After some time, appellant gradually admitted to SA K-O he touched his stepdaughter. In describing appellant's demeanor, SA K-O said, "it wasn't the same outgoing, talkative guy before [sic]. His voice was lowered. He had this faraway look in his eyes and he was just describing the whole thing. It was strange."
At trial, appellant never raised the issue of human lie detector testimony from SA K-O. Trial defense counsel extensively cross-examined SA K-O. For example, SA K-O agreed that some verbal and nonverbal signs of deception do not necessarily mean someone is actually being deceptive.
"It is 'the exclusive province of the court members to determine the credibility of witnesses.' " ... Our superior court "has been resolute in rejecting the admissibility of so-called human lie detector testimony, which we have described as: 'an opinion as to whether the person was truthful in making a specific statement regarding a fact at issue in the case.' " ... "If a witness offers human lie detector testimony, the military judge must issue prompt cautionary instructions to ensure that the members do not make improper use of such testimony."
Because appellant did not raise a human lie detector objection to SA K-O's testimony, we review his claim on appeal for plain error.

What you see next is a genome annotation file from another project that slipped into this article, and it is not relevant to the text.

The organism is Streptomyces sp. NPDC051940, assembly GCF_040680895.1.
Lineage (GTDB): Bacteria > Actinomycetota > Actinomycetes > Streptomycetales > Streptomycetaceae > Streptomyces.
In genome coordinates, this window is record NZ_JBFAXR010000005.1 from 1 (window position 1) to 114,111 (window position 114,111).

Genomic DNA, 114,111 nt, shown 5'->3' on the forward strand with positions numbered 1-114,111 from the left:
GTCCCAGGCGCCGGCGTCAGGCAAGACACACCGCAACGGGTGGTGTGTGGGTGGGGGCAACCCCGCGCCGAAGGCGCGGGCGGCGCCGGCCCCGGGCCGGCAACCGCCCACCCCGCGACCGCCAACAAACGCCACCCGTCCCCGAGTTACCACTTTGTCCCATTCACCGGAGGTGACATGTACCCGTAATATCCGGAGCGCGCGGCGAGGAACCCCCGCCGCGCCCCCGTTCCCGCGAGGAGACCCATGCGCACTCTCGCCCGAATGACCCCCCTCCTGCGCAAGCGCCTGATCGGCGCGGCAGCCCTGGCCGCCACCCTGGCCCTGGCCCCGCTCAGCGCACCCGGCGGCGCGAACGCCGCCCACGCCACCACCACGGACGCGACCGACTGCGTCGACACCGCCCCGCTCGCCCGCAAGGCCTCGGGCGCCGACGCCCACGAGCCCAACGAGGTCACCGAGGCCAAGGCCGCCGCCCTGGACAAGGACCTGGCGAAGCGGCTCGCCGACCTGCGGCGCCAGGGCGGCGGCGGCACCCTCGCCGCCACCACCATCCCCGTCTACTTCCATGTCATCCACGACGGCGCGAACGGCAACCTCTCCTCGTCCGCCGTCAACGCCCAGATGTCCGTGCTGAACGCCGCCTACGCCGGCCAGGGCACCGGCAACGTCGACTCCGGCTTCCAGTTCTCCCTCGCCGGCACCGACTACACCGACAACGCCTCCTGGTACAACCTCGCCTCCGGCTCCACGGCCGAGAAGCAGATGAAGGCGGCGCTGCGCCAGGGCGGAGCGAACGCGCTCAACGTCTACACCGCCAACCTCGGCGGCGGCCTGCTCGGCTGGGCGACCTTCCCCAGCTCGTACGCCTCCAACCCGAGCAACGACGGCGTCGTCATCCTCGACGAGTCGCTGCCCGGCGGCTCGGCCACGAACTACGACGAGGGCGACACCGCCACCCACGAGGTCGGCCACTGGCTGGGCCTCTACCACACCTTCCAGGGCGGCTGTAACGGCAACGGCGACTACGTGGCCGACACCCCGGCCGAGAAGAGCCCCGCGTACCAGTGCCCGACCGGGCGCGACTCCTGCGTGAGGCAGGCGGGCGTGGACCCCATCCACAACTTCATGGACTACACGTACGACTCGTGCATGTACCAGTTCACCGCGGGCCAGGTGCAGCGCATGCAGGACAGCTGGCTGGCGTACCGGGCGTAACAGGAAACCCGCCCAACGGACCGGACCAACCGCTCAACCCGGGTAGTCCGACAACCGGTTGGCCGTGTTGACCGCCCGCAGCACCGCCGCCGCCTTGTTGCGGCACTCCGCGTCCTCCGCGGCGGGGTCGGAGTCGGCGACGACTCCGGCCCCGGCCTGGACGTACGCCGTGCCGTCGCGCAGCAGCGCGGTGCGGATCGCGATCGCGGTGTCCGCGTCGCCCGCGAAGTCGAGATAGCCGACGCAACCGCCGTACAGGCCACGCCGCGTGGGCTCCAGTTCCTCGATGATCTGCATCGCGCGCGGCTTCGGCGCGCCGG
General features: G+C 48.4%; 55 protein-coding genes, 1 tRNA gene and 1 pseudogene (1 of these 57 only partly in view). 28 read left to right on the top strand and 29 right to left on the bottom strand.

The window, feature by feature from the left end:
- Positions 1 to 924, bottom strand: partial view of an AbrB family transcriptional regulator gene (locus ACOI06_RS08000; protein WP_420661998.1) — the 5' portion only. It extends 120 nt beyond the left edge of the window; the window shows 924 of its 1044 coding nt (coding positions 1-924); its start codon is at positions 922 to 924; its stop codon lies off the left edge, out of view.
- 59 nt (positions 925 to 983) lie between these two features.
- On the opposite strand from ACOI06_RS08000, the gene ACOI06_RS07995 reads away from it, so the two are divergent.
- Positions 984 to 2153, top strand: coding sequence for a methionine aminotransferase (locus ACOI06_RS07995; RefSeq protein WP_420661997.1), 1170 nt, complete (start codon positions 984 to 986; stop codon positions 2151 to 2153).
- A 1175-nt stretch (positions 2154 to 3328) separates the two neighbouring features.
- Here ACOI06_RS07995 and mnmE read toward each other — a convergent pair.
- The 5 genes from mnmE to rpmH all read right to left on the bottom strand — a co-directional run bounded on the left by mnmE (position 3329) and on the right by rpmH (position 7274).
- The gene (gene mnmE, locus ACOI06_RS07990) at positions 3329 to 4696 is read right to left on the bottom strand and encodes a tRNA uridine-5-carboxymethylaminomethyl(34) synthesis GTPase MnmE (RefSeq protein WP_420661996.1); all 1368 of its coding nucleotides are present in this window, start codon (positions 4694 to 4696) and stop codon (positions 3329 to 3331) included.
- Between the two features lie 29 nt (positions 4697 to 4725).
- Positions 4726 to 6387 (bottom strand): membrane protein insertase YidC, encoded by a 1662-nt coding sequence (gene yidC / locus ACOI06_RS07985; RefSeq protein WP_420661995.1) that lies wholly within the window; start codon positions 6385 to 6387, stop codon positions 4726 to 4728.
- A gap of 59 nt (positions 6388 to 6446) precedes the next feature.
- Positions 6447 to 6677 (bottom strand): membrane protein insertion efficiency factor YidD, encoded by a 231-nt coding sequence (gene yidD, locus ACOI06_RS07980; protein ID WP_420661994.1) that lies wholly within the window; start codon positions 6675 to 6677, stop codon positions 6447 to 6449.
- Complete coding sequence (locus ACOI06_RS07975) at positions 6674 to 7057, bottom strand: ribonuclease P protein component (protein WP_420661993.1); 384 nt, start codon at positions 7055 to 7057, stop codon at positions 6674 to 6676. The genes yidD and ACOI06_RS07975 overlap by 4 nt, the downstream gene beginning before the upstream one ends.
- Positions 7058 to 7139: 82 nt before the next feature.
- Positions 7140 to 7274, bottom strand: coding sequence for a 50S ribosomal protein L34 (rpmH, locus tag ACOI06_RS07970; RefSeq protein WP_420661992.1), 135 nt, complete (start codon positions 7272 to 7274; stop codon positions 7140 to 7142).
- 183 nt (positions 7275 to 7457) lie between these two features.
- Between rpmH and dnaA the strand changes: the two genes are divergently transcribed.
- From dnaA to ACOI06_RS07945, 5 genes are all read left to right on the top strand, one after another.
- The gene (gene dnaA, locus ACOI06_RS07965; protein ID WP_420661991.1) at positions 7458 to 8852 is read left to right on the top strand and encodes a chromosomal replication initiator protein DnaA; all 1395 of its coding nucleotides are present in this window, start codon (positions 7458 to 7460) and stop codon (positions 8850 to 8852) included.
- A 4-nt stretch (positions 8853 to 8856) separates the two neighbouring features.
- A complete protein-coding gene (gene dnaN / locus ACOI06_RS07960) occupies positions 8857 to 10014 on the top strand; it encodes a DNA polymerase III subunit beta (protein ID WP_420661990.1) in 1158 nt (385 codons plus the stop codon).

We must analyze SA K-O's testimony in light of our superior court's recent decision in Knapp. In that case, SA P, an agent from the Air Force Office of Special Investigations (AFOSI), questioned Knapp about having sex with Airman First Class (A1C) ES, who allegedly was too drunk to be conscious or consent...... Special Agent P testified that agents are "trained to pick up on nonverbal discrepancies.... Early on in the interview the accused would not make eye contact with me when we were talking about the sexual intercourse portion." Special Agent P further explained:
That is indicating to me that there is some form of deception going on. Prior to the intercourse, the accused was very detailed, very detail oriented, would look me in the eye, talk to me, and as soon as we got to the intercourse he would look away, look at the wall, look at the floor, not look at [the agents], and then immediately after the sexual intercourse timeframe he would kind of come back to us and be, once again, extremely detailed ... [l]ater on we had to ask him open-ended questions to try to get the truth out from him.... On cross-examination, SA P was asked why the interview did not end after Knapp repeatedly stated A1C ES was awake and willing when they began to have sexual intercourse, and SA P answered, "[l]ike I had stated earlier, sir, I'm trained on picking up nonverbal cues during interviews ... and the accused was giving off several nonverbal cues which made us believe that we needed to dig a little deeper." ... On re-direct examination, SA P testified about "large red sun blotches" appearing on Knapp's face when he spoke about the "actual incident."